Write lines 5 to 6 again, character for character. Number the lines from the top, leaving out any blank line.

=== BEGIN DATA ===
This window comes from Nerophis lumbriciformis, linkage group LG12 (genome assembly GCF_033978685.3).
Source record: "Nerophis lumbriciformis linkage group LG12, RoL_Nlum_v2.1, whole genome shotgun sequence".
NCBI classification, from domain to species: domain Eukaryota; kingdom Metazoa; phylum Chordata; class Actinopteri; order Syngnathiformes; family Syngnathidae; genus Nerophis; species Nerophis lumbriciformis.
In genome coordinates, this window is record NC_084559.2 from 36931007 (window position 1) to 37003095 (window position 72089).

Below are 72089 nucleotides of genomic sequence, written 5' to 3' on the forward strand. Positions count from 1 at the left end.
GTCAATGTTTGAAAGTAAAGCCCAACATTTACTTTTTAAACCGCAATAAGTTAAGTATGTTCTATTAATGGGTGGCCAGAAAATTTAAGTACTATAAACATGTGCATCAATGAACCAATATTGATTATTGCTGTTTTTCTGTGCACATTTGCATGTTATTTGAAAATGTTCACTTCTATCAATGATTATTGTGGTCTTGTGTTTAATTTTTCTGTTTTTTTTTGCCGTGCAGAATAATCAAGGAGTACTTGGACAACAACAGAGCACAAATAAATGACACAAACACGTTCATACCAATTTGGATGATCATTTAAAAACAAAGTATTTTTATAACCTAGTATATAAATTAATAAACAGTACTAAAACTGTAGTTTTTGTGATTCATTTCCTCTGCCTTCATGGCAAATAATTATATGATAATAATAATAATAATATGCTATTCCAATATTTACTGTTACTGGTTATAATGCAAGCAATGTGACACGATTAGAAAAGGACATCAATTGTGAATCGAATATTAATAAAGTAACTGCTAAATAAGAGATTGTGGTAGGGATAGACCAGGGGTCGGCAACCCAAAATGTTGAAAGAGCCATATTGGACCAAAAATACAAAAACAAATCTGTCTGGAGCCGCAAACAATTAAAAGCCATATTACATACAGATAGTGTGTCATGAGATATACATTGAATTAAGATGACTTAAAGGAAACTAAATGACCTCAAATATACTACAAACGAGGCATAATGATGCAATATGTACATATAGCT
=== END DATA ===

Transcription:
Below are 72089 nucleotides of genomic sequence, written 5' to 3' on the forward strand. Positions count from 1 at the left end.
GTCAATGTTTGAAAGTAAAGCCCAACATTTACTTTTTAAACCGCAATAAGTTAAGTATGTTCTATTAATGGGTGGCCAGAAAATTTAAGTACTATAAACATGTGCATCAATGAACCAATATTGATTATTGCTGTTTTTCTGTGCACATTTGCATGTTATTTGAAAATGTTCACTTCTATCAATGATTATTGTGGTCTTGTGTTTAATTTTTCTGTTTTTTTTTGCCGTGCAGAATAATCAAGGAGTACTTGGACAACAACAGAGCACAAATAAATGACACAAACACGTTCATACCAATTTGGATGATCATTTAAAAACAAAGTATTTTTATAACCTAGTATATAAATTAATAAACAGTACTAAAACTGTAGTTTTTGTGATTCATTTCCTCTGCCTTCATGGCAAATAATTATATGATAATAATAATAATAATATGCTATTCCAATATTTACTGTTACTGGTTATAATGCAAGCAATGTGACACGATTAGAAAAGGACATCAATTGTGAATCGAATATTAATAAAGTAACTGCTAAATAAGAGATTGTGGTAGGGATAGACCAGGGGTCGGCAACCCAAAATGTTGAAAGAGCCATATTGGACCAAAAATACAAAAACAAATCTGTCTGGAGCCGCAAACAATTAAAAGCCATATTACATACAGATAGTGTGTCATGAGATATACATTGAATTAAGATGACTTAAAGGAAACTAAATGACCTCAAATATACTACAAACGAGGCATAATGATGCAATATGTACATATAGCT